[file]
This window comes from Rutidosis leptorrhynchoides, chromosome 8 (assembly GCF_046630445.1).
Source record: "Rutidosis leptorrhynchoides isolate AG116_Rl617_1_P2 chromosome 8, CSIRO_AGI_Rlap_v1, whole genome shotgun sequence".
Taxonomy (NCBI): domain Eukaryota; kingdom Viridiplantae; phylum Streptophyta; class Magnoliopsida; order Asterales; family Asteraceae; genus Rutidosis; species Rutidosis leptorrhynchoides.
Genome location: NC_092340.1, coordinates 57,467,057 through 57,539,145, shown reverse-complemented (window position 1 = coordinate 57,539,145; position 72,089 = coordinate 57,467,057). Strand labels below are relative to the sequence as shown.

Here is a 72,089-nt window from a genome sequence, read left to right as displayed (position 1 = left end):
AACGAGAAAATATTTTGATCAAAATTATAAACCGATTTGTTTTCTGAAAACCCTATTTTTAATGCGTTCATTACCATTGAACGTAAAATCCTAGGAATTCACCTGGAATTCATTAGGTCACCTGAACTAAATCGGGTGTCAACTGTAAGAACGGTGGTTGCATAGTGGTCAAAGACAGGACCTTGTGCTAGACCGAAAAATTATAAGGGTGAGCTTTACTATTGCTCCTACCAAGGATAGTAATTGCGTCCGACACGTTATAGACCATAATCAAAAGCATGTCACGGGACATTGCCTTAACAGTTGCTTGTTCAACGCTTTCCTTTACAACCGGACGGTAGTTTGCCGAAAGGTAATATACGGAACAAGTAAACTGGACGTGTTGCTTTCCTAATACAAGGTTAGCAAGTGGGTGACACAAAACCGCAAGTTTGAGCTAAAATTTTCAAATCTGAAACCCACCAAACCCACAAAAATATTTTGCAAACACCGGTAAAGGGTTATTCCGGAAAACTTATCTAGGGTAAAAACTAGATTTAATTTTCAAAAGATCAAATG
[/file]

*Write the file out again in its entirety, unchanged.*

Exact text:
This window comes from Rutidosis leptorrhynchoides, chromosome 8 (assembly GCF_046630445.1).
Source record: "Rutidosis leptorrhynchoides isolate AG116_Rl617_1_P2 chromosome 8, CSIRO_AGI_Rlap_v1, whole genome shotgun sequence".
Taxonomy (NCBI): domain Eukaryota; kingdom Viridiplantae; phylum Streptophyta; class Magnoliopsida; order Asterales; family Asteraceae; genus Rutidosis; species Rutidosis leptorrhynchoides.
Genome location: NC_092340.1, coordinates 57,467,057 through 57,539,145, shown reverse-complemented (window position 1 = coordinate 57,539,145; position 72,089 = coordinate 57,467,057). Strand labels below are relative to the sequence as shown.

Here is a 72,089-nt window from a genome sequence, read left to right as displayed (position 1 = left end):
AACGAGAAAATATTTTGATCAAAATTATAAACCGATTTGTTTTCTGAAAACCCTATTTTTAATGCGTTCATTACCATTGAACGTAAAATCCTAGGAATTCACCTGGAATTCATTAGGTCACCTGAACTAAATCGGGTGTCAACTGTAAGAACGGTGGTTGCATAGTGGTCAAAGACAGGACCTTGTGCTAGACCGAAAAATTATAAGGGTGAGCTTTACTATTGCTCCTACCAAGGATAGTAATTGCGTCCGACACGTTATAGACCATAATCAAAAGCATGTCACGGGACATTGCCTTAACAGTTGCTTGTTCAACGCTTTCCTTTACAACCGGACGGTAGTTTGCCGAAAGGTAATATACGGAACAAGTAAACTGGACGTGTTGCTTTCCTAATACAAGGTTAGCAAGTGGGTGACACAAAACCGCAAGTTTGAGCTAAAATTTTCAAATCTGAAACCCACCAAACCCACAAAAATATTTTGCAAACACCGGTAAAGGGTTATTCCGGAAAACTTATCTAGGGTAAAAACTAGATTTAATTTTCAAAAGATCAAATG